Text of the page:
According to T. J. Cribb, Behn mentions that Oroonoko experiences some conflict between his devotion to Imoinda, and his need to rebel, which gives Southerne an opportunity to build Oroonoko's character on this conflict, making it a source of the play's actions. Behn ends the novel with the brutal death of Oroonoko, but the play written by Southerne ends with the "love death" with Imoinda fulfilling his pact with her. [3] Southerne also emphasizes Oroonoko's honor and writes about how Oroonoko gave a speech on justifying slavery in terms of private property and civil contract. Oroonoko speaks of how their owners have paid for them and now they are a part of their estate and they may not like it, but they are no longer individuals, but pieces of property. Southerne expands the idea that even though the harsh treatments, Oroonoko is willing to come to terms with his situation and make it work.

Other plays

Thomas Southern's first play, The Persian Prince, or the Loyal Brother (1682), was based on a contemporary novel. The real interest of the play lay not in the plot, but in the political significance of the personages. Tachmas, the loyal brother, is obviously a flattering portrait of James II, and the villain Ismael is generally taken to represent Shaftesbury. The poet received an ensigns commission in Princess Annes regiment, and rapidly rose to the rank of captain, but his military career came to an end at the Revolution.

He then gave himself up entirely to dramatic writing. In 1692 he revised and completed Cleomenes for John Dryden; and two years later he scored a great success in the sentimental drama of The Fatal Marriage, or the Innocent Adultery (1694). The piece is based on Aphra Behn's The History of the Nun , with the addition of a comic underplot. It was frequently revived, and in 1757 was altered by David Garrick and produced at Drury Lane. It was known later as Isabella, or The Fatal Marriage.

The Fatal Marriage is yet another play based on the story of a woman. Like many of his other plays, this too was considered a comedy. Isabella wishes to mourn her lost husband. Isabella finds herself feeling lonely and an outcast from the rest of society. Living in this relatively new world without her husband, Isabella finds herself raped and taken of her innocence by an admirable man in the play who goes by Villeroy. Southerne uses character techniques within Villeroy to display the once innocence of Isabella which enhanced the theme of the play. Southerne was admired for his character technique and was skilled at creating realistic characters and enhancing other characters with the use of newly created personalities. [4] The play was considered to be a tragedy and a serious topic of that time period. Due to the intense tragedy in the play, it became a rather big hit on the stage in which many actresses fought to play the lead role of Isabella and was soon translated from a multitude of languages to be presented on many stages around the world.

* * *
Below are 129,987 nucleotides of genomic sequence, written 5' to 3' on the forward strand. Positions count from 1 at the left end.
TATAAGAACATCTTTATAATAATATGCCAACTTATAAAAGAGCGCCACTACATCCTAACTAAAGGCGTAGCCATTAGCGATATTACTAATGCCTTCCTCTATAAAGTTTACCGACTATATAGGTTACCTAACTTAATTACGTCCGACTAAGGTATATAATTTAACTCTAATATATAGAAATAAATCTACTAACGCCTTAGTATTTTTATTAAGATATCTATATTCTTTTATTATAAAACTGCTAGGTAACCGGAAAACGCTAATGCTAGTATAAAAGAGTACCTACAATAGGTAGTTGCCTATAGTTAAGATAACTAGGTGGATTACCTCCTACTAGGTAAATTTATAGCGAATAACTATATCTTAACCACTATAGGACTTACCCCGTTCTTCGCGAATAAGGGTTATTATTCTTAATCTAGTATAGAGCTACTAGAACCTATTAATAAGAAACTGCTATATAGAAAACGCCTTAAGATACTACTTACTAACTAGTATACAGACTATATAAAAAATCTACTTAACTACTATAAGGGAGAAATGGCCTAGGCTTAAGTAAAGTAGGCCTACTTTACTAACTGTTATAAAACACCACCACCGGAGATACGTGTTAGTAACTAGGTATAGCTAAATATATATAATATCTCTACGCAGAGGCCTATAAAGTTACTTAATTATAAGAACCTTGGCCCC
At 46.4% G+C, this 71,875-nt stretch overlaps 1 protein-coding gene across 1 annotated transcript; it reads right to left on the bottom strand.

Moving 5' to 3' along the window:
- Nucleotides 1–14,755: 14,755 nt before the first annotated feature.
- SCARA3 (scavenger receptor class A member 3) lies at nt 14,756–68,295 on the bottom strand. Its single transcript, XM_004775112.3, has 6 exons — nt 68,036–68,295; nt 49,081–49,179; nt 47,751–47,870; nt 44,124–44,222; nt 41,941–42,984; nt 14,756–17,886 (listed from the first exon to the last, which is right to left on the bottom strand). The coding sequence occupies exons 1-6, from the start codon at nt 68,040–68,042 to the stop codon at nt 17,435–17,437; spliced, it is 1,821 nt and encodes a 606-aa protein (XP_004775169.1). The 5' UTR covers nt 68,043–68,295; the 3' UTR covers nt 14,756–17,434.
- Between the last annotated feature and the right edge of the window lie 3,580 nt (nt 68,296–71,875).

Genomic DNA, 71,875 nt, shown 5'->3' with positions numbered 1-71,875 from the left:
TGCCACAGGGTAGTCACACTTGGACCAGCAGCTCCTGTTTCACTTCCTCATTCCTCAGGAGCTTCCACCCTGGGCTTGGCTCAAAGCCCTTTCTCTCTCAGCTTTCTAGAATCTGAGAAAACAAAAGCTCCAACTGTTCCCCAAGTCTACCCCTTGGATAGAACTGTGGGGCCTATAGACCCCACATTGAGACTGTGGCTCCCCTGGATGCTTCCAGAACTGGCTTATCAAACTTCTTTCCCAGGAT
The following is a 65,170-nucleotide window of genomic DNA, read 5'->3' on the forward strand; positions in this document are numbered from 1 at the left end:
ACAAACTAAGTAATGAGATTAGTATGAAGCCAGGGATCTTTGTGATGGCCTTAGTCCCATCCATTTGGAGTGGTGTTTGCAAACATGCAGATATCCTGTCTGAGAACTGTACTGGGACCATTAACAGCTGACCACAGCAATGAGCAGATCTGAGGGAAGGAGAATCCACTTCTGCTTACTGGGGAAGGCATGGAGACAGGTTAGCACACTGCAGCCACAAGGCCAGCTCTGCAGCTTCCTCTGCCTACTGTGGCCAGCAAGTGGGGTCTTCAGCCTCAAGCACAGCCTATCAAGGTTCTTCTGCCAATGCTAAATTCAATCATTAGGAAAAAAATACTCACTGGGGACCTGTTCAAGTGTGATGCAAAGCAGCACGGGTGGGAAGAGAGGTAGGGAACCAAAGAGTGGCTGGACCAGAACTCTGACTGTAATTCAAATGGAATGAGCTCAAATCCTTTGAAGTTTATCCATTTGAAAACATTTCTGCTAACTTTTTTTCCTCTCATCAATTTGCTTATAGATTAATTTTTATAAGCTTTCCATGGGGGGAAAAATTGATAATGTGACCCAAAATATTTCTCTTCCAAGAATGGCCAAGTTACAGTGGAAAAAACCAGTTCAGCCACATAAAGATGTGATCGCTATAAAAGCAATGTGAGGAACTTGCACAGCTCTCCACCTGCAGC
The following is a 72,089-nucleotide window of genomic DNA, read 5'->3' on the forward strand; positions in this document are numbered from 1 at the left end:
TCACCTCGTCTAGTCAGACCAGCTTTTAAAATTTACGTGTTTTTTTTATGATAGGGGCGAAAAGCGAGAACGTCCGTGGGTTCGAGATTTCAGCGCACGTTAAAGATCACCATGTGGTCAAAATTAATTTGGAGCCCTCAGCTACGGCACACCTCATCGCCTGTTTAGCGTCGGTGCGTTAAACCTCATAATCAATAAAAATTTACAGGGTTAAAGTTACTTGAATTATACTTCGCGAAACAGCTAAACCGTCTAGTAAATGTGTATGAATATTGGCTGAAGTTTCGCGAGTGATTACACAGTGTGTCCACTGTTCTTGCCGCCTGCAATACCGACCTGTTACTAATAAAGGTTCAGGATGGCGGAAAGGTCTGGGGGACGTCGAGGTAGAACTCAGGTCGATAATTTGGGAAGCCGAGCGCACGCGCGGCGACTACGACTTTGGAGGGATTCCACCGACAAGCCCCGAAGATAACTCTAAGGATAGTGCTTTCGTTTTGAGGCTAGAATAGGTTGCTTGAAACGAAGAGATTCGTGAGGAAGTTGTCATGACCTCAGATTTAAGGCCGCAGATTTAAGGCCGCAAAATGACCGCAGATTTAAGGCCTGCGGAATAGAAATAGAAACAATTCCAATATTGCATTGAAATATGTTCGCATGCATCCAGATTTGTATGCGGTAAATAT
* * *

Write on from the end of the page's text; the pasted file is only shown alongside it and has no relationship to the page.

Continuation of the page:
The general spirit of his comedies is well exemplified by a line from Sir Anthony Love (1691) "every day a new mistress and a new quarrel." This comedy, in which the part of the heroine, disguised as Sir Anthony Love, was excellently played by Mrs Mountfort, was his best. He scored another conspicuous success in Oroonoko, or The Royal Slave (1696). For the plot of this he was again indebted to the novel by Aphra Behn.

Later works

The Wives' Excuse (1669) was a play Southerne wrote in the late 1660s. This play was a comedy in which focused on the idea of a woman trapped in an unhealthy marriage. It was one of its kind in that time period and dramatized a serious, intelligent woman living in a corrupt and unethical society. During this time, divorce was a difficult issue to overcome and go through with. The woman, Mrs.Friendall was dismissed by her husband and later resulted in a liking for her suitor. Overall, the play touches up on the subject of inequality in terms of men in relation to women. [4] At the end of the play, although Mrs. Friendall acted with great dignity after being brought down frequently, she remains stuck in her unwanted marriage while the men in the play seem unaffected by any of the circumstances. As so, The Wives' Excuse did not get too many likings by the public as it seemed like the play may have been too foolish for such a serious topic and was dismissed as stupid and thoughtless. [4]